SENIOR EMERGENCY RESPONSE GROUP (SERG)
PURPOSE AND REMIT
1. The Senior Emergency Response Group (SERG) may be called upon during an incident to provide strategic advice and direction to the Crisis Management Group (CMG), who will provide information to SERG on the details of the incident and the tactical response they have initiated to contain it.
2. SERG’s remit includes, but is not limited to:
- Oversee and, if necessary, advise CMG on actions to minimise harm to students, staff and visitors and safeguard their safety, health and welfare.
- Provide strategic direction to the College's response to an emergency.
- Oversee the College’s communications both internally and externally.
- Consider any potential reputational damage to the University.
- Agree operational decisions that may limit the availability of College facilities and resources.
SERG CALL OUT
3. Should the incident have the potential to disrupt normal College operations then the CMG will invite the Provost to decide whether to convene SERG.
4. SERG will normally consist of the President’s Executive Group with the addition of The Director of Communications and Public Affairs. If a Faculty is particularly affected it may be appropriate for that Faculty Dean to join SERG.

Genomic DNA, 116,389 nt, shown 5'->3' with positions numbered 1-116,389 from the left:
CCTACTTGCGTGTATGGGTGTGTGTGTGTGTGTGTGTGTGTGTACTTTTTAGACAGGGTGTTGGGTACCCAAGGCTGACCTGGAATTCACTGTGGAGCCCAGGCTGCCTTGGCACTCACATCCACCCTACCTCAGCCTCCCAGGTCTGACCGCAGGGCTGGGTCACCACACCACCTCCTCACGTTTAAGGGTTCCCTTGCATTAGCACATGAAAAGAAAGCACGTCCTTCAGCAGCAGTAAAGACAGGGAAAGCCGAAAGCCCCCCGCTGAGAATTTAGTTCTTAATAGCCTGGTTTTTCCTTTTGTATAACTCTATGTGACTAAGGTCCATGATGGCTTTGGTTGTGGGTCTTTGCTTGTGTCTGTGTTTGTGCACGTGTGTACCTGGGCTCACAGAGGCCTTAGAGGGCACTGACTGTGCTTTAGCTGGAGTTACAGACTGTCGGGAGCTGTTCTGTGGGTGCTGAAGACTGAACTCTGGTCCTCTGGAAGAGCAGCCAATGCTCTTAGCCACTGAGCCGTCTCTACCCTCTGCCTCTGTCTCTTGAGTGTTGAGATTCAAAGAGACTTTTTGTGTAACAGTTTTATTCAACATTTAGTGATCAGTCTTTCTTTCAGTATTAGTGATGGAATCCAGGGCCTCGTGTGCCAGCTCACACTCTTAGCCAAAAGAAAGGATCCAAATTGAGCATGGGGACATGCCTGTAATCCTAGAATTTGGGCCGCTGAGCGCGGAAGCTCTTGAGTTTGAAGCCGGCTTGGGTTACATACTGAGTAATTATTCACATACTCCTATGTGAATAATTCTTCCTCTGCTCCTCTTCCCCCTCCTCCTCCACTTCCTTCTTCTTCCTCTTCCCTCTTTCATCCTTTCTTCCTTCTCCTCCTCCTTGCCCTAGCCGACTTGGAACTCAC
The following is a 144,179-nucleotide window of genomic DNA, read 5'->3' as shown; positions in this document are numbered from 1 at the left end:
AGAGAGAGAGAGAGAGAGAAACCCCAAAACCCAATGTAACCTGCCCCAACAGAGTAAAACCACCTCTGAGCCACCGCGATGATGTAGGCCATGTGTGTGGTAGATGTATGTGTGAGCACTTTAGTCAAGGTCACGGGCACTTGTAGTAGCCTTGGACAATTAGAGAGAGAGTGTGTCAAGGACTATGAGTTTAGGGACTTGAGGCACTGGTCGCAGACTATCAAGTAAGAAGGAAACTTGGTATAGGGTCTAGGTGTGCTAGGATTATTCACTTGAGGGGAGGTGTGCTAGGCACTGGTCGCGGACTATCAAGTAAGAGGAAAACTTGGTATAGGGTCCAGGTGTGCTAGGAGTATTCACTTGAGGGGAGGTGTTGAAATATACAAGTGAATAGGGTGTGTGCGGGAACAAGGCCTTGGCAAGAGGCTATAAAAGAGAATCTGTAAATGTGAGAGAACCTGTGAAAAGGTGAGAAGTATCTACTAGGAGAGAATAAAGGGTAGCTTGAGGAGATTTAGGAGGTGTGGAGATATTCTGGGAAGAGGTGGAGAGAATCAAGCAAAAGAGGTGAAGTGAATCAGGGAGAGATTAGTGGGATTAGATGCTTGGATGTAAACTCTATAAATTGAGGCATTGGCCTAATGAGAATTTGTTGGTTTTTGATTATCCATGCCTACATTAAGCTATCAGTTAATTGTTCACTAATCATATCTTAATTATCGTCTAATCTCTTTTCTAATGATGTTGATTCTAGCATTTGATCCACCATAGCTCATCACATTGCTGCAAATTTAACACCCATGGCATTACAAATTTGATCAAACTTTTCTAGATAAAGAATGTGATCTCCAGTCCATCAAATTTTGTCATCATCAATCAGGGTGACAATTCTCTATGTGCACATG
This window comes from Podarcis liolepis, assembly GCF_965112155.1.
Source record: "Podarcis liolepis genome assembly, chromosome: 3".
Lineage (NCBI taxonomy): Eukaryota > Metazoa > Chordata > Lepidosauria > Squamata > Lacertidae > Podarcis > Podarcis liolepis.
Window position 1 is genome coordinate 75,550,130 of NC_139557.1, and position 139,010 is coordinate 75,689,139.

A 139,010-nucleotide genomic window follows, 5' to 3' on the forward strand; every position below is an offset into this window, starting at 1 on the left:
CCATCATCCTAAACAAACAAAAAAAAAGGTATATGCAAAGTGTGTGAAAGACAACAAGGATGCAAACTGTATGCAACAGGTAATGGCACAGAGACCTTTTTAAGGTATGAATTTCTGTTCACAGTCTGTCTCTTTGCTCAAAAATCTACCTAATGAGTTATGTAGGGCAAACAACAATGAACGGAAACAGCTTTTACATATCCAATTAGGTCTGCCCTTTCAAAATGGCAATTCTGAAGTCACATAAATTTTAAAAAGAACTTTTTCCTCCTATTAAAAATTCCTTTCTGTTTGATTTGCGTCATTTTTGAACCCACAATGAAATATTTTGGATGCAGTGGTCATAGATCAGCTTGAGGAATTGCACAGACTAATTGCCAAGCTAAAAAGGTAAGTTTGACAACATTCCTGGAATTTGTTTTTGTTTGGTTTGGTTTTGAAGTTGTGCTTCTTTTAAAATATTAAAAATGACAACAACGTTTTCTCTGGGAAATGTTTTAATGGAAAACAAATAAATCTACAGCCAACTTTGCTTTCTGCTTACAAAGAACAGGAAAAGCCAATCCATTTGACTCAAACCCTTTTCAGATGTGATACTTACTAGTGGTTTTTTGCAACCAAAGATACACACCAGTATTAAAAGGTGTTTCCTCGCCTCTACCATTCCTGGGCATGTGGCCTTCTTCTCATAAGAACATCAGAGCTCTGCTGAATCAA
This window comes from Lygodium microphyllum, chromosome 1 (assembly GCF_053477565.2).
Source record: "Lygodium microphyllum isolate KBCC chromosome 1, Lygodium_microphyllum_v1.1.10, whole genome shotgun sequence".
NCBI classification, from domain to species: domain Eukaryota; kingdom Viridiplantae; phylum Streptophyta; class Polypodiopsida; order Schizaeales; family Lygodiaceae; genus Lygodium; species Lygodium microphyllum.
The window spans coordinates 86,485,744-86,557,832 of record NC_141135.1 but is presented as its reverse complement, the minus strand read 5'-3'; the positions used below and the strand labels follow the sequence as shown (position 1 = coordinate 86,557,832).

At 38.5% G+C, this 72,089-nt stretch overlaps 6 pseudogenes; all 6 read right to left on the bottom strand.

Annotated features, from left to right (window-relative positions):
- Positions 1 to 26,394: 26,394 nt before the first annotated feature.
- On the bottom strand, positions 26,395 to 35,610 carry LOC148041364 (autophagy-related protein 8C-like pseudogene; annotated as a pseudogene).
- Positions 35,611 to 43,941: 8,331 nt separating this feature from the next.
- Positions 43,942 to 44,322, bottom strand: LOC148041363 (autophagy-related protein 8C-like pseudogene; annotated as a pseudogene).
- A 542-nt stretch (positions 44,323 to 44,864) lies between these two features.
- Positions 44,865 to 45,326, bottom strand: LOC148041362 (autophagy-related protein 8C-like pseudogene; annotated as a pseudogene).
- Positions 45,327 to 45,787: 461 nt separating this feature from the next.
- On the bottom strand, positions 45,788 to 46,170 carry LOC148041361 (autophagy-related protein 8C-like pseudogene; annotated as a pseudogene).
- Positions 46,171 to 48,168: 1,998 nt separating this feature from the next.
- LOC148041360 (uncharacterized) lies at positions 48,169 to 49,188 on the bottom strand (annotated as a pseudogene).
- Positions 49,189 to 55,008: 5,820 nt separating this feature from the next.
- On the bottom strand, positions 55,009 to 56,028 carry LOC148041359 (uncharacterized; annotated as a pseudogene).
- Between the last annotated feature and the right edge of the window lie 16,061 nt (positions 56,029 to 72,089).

5. Should SERG consider it appropriate to meet on site then they would normally meet in the President’s or Provost’s office.
6. CMG will provide an initial and ongoing briefing on:
- The situation.
- The risk to:
- Damage to property;
- Damage/interruption to data;
- College operations both immediate and medium term;
- What action may be taken to mitigate the above.
- Whether the problem is likely to grow until we act.
- What information is on social media and any response that has already been made.
- Whether the media already involved or are likely to become involved.
7. SERG may wish to consider:
- Who is going to brief the media:
- When the first media briefing will be;
- Sooner better than later.
- It would be helpful to have additional people attend SERG.
- Consider the medium term consequences of the incident.
The following considerations are not exhaustive but may help:
- Where are the people displaced by the incident?
- Is this the best location for them?
- Does the weather influence this decision?
- Should they be advised to stay or go home?
- Is alternative accommodation required.
- If there have been casualties access to the site may be denied for some considerable time (days or possibly weeks).
- What are the implications of this on normal operations?
- Consider what recovery action may be required and who can co-ordinate and deliver this;
- Who would be the best person to convene and lead the recovery team.